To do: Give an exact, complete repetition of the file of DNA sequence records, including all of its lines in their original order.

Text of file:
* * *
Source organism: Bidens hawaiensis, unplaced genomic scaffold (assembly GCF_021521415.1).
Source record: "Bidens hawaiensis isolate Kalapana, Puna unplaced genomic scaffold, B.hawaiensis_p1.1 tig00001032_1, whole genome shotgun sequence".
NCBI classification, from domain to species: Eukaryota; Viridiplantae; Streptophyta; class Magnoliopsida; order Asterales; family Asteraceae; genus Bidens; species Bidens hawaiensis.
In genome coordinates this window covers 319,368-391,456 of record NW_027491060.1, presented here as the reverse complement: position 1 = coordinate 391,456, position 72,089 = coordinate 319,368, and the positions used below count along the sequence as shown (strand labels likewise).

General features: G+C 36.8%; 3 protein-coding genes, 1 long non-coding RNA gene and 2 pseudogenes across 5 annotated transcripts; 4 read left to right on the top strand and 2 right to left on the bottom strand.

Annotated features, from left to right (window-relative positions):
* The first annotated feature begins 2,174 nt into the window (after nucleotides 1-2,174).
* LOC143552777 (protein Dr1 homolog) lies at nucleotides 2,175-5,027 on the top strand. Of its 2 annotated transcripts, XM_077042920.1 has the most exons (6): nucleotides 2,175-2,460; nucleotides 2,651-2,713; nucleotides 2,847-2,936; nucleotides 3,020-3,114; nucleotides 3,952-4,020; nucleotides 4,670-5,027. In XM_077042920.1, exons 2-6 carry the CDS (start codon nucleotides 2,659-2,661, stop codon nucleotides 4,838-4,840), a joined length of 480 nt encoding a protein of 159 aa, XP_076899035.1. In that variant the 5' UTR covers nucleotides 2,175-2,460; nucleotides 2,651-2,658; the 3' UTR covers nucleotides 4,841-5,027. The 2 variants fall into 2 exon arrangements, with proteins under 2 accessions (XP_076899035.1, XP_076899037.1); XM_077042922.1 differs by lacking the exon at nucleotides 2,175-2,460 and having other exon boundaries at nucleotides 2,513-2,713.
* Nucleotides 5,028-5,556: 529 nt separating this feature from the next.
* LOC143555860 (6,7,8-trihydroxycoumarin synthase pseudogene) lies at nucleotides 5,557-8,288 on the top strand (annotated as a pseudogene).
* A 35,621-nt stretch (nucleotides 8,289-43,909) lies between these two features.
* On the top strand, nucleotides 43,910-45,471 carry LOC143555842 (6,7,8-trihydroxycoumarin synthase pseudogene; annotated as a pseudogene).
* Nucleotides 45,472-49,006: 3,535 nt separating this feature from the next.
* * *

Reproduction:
Source organism: Bidens hawaiensis, unplaced genomic scaffold (assembly GCF_021521415.1).
Source record: "Bidens hawaiensis isolate Kalapana, Puna unplaced genomic scaffold, B.hawaiensis_p1.1 tig00001032_1, whole genome shotgun sequence".
NCBI classification, from domain to species: Eukaryota; Viridiplantae; Streptophyta; class Magnoliopsida; order Asterales; family Asteraceae; genus Bidens; species Bidens hawaiensis.
In genome coordinates this window covers 319,368-391,456 of record NW_027491060.1, presented here as the reverse complement: position 1 = coordinate 391,456, position 72,089 = coordinate 319,368, and the positions used below count along the sequence as shown (strand labels likewise).

General features: G+C 36.8%; 3 protein-coding genes, 1 long non-coding RNA gene and 2 pseudogenes across 5 annotated transcripts; 4 read left to right on the top strand and 2 right to left on the bottom strand.

Annotated features, from left to right (window-relative positions):
* The first annotated feature begins 2,174 nt into the window (after nucleotides 1-2,174).
* LOC143552777 (protein Dr1 homolog) lies at nucleotides 2,175-5,027 on the top strand. Of its 2 annotated transcripts, XM_077042920.1 has the most exons (6): nucleotides 2,175-2,460; nucleotides 2,651-2,713; nucleotides 2,847-2,936; nucleotides 3,020-3,114; nucleotides 3,952-4,020; nucleotides 4,670-5,027. In XM_077042920.1, exons 2-6 carry the CDS (start codon nucleotides 2,659-2,661, stop codon nucleotides 4,838-4,840), a joined length of 480 nt encoding a protein of 159 aa, XP_076899035.1. In that variant the 5' UTR covers nucleotides 2,175-2,460; nucleotides 2,651-2,658; the 3' UTR covers nucleotides 4,841-5,027. The 2 variants fall into 2 exon arrangements, with proteins under 2 accessions (XP_076899035.1, XP_076899037.1); XM_077042922.1 differs by lacking the exon at nucleotides 2,175-2,460 and having other exon boundaries at nucleotides 2,513-2,713.
* Nucleotides 5,028-5,556: 529 nt separating this feature from the next.
* LOC143555860 (6,7,8-trihydroxycoumarin synthase pseudogene) lies at nucleotides 5,557-8,288 on the top strand (annotated as a pseudogene).
* A 35,621-nt stretch (nucleotides 8,289-43,909) lies between these two features.
* On the top strand, nucleotides 43,910-45,471 carry LOC143555842 (6,7,8-trihydroxycoumarin synthase pseudogene; annotated as a pseudogene).
* Nucleotides 45,472-49,006: 3,535 nt separating this feature from the next.